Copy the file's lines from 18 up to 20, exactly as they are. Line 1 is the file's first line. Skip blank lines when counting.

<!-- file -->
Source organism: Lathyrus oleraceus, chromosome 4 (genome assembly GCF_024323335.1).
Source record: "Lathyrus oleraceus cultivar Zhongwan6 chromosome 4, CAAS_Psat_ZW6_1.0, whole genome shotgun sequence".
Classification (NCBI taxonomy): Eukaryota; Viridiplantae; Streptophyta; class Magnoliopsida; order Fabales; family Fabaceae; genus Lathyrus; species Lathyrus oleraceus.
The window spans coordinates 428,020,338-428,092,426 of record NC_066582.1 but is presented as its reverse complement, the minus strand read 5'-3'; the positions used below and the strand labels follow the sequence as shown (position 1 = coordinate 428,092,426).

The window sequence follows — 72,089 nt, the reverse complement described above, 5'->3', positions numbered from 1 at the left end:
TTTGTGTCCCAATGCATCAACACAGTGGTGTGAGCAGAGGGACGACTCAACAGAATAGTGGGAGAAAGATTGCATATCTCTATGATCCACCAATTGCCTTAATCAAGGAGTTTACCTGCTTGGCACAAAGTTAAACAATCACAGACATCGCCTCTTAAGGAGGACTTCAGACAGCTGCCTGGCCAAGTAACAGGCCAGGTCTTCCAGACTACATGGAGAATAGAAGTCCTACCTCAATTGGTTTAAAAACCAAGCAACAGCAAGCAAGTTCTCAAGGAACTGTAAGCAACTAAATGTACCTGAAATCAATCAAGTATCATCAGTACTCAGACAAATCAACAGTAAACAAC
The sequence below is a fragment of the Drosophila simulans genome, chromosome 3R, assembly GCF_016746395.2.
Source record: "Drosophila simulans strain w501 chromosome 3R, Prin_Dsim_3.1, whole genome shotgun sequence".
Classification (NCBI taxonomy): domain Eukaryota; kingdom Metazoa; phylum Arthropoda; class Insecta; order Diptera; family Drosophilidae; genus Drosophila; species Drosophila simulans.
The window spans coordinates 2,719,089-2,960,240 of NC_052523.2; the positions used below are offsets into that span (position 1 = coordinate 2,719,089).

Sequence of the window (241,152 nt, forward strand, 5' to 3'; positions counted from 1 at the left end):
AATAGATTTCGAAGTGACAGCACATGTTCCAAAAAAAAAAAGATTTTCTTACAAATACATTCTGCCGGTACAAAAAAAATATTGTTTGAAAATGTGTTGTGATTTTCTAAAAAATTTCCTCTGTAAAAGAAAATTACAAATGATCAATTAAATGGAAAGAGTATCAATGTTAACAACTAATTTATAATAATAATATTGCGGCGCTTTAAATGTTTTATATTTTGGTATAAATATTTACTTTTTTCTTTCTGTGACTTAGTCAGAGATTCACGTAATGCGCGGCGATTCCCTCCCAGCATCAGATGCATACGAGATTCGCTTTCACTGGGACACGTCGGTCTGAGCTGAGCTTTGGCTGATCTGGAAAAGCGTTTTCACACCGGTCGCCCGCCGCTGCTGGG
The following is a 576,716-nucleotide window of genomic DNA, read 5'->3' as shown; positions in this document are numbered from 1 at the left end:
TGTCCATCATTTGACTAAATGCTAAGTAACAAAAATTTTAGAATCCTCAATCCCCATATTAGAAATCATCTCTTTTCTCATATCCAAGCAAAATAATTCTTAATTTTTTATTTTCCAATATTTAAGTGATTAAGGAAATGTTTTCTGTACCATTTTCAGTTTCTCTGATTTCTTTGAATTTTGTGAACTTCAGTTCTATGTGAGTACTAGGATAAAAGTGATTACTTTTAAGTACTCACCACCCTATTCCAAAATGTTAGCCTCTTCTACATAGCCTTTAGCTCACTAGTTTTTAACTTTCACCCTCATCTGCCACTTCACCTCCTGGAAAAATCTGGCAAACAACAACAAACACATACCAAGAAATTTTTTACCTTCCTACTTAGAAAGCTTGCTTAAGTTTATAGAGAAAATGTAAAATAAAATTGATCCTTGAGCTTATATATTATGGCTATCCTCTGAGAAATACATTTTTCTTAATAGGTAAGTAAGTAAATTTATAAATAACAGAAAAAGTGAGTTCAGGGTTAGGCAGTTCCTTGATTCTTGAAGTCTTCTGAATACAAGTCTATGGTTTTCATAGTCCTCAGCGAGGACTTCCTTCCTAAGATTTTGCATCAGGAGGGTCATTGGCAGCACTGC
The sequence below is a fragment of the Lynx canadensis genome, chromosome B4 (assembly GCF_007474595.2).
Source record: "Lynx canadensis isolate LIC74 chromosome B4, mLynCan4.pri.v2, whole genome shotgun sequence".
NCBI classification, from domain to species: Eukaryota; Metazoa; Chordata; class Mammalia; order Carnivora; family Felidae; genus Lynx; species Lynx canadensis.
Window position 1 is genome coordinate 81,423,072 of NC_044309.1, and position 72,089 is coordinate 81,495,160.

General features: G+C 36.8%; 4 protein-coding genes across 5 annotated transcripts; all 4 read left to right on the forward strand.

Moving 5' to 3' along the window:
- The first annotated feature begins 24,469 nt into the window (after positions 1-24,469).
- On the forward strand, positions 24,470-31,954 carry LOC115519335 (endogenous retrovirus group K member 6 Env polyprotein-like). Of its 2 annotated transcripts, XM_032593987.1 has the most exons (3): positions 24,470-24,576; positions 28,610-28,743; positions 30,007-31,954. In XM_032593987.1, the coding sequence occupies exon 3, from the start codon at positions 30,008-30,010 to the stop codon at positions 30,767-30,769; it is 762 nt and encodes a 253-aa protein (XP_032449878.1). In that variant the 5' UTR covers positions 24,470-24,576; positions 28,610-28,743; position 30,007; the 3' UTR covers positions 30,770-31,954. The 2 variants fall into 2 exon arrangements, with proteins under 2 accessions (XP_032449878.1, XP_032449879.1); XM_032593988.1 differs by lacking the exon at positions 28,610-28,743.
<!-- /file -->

Window position 1 is genome coordinate 81,423,072 of NC_044309.1, and position 72,089 is coordinate 81,495,160.

General features: G+C 36.8%; 4 protein-coding genes across 5 annotated transcripts; all 4 read left to right on the forward strand.

Moving 5' to 3' along the window: